I wouldn’t say inevitable. It’s an almost inevitable experience. If we look back at history there have always been great movements that ended up being recuperated by the official framework. That’s true of movements a lot more important than Nuit Debout or Podemos, for example with Napoleon III’s recuperation of all the 1848 revolutions or [Napoleon I’s] reconstitution of the Orders. Or the fact that the Three Glorious Days of 1830 ended with the re-establishment of the Monarchy. So it’s a law of history that no movement can maintain its stride forever. There are counter-tendencies, there is an established order, and we would be wrong to underestimate its tenacity. We are in an interval period where everyone has to measure up their choices and possibilities, and that includes the bitter but unavoidable experience of the established order recuperating what has developed. We shouldn’t cry over that. History shows us plenty of examples. And then, one day, there could be a breakthrough. I am no fatalist; I’m of more of an optimist temperament. And I think we have to be clear on the fact that while this type of thing can happen, that’s not a reason to conclude that it’s inevitable.
So you’re continuing to look to communism as a horizon?
Yes, not only do I keep this horizon open but I think it is very important to do so. For if there is no strategic idea then movements undergoing setbacks or recuperation risk having devastating subjective effects. There you risk demobilisation, the thought that ‘well I was young then, I threw myself into this adventure and it didn’t work’. Our thinking has to be that while there are strategic setbacks we will maintain our course despite the sinuosities of History. History does not march in a straight line but in a very tortuous way, and we should not imagine any royal road leading to emancipation. There are reverses, negatives, and that is why we need to have a compass come what may. If we have no compass we end up old and disheartened.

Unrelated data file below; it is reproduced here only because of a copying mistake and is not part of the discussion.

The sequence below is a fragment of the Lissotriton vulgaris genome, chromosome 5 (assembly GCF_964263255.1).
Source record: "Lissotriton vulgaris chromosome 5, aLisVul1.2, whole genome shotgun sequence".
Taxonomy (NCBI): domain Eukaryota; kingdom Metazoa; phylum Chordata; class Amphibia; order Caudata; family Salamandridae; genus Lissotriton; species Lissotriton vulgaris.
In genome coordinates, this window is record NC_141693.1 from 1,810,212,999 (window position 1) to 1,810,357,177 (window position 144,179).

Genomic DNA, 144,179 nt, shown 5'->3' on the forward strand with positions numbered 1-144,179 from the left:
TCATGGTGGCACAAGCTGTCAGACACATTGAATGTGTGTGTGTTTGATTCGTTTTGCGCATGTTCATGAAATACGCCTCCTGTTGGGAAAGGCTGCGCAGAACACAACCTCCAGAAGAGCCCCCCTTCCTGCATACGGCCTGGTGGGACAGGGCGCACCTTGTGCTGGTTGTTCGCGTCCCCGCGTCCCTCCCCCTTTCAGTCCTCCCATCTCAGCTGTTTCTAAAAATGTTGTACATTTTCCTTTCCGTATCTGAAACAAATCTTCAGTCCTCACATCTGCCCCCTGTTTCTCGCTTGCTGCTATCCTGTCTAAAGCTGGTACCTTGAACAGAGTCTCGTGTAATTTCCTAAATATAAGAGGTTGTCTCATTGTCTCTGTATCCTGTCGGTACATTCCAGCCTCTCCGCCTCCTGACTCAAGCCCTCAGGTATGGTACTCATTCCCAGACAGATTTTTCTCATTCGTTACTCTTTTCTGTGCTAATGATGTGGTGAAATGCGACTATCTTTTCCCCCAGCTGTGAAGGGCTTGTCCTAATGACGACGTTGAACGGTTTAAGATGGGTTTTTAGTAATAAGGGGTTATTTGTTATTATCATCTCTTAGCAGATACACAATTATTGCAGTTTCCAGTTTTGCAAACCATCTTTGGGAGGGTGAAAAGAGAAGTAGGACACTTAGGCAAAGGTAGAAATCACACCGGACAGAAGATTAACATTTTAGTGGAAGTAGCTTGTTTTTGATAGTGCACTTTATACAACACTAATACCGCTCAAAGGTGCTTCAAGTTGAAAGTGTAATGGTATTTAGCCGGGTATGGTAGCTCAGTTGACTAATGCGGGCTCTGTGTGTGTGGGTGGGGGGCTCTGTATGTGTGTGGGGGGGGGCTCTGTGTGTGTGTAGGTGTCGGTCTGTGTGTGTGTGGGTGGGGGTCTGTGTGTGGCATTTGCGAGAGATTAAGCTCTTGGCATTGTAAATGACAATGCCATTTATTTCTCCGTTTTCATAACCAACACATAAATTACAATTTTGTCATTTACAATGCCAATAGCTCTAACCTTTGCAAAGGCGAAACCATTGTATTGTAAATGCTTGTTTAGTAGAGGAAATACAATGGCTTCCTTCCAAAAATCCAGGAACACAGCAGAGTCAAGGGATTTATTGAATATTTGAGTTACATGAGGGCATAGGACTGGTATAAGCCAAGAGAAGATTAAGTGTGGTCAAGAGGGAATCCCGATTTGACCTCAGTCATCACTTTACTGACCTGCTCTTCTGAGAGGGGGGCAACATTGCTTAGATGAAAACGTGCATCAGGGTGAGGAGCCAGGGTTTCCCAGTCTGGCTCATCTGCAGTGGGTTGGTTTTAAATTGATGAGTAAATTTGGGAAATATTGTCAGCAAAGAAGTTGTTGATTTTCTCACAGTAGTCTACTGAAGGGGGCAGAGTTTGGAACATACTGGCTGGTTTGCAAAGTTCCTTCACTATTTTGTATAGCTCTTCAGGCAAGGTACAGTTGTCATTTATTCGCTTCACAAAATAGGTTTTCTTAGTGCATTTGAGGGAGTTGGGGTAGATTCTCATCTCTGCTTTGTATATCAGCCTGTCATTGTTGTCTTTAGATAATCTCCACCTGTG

It is because of these peripeties that you speak of the ‘new communism’. Can we imagine another communism newer than that of the ‘holy texts’?
Yes, not only do I think we need to imagine this, but I also think that we have bearings for knowing what the grave errors committed in the past were. For example, we know that it is wrong to imagine that state power is the solution to all the problems of emancipation. We know that even if we win through violence that does not mean that violence can be a day-to-day means of government. We know that it is not a good thing for the political organisation, the party, to fuse completely with the state. This fusion serves to leave the people outside the project and ends up engendering terror. We have some of the elements for important assessments of the first phase of communism, which I think was the phase entirely dominated by the victory of the revolution, properly speaking. Fundamentally the whole history of the twentieth century is the history of political groups convinced that the methods that led to the victory of the revolution could also be the methods leading to the construction of a new world. Yet this is not true. The methods used to defeat an enemy are not the same as the methods used to mobilise friends. We can conquer enemies by force – and sometimes we are compelled to – but you cannot force friends to do what you ask for them. We have to draw out all the lessons from this. In my view the main lesson is that we should not reduce things to two terms, but to three. Firstly there needs to be a mass movement, left to its own vagaries, including in the moments of its development. The youth, the workers, have to be able to mobilise to say what they have to say, when they think that the situation demands it. The mass movement must remain a living one; unlike in past experiences, where it was killed. The second lesson is that so long as the state cannot be completely overthrown or replaced by something else there must nonetheless be some way of managing the state. Thirdly there has to be organisation – an organisation somewhere between the two. That is, organisation that is simultaneously both internal to the mass movement while it exists and also has a certain power over the state.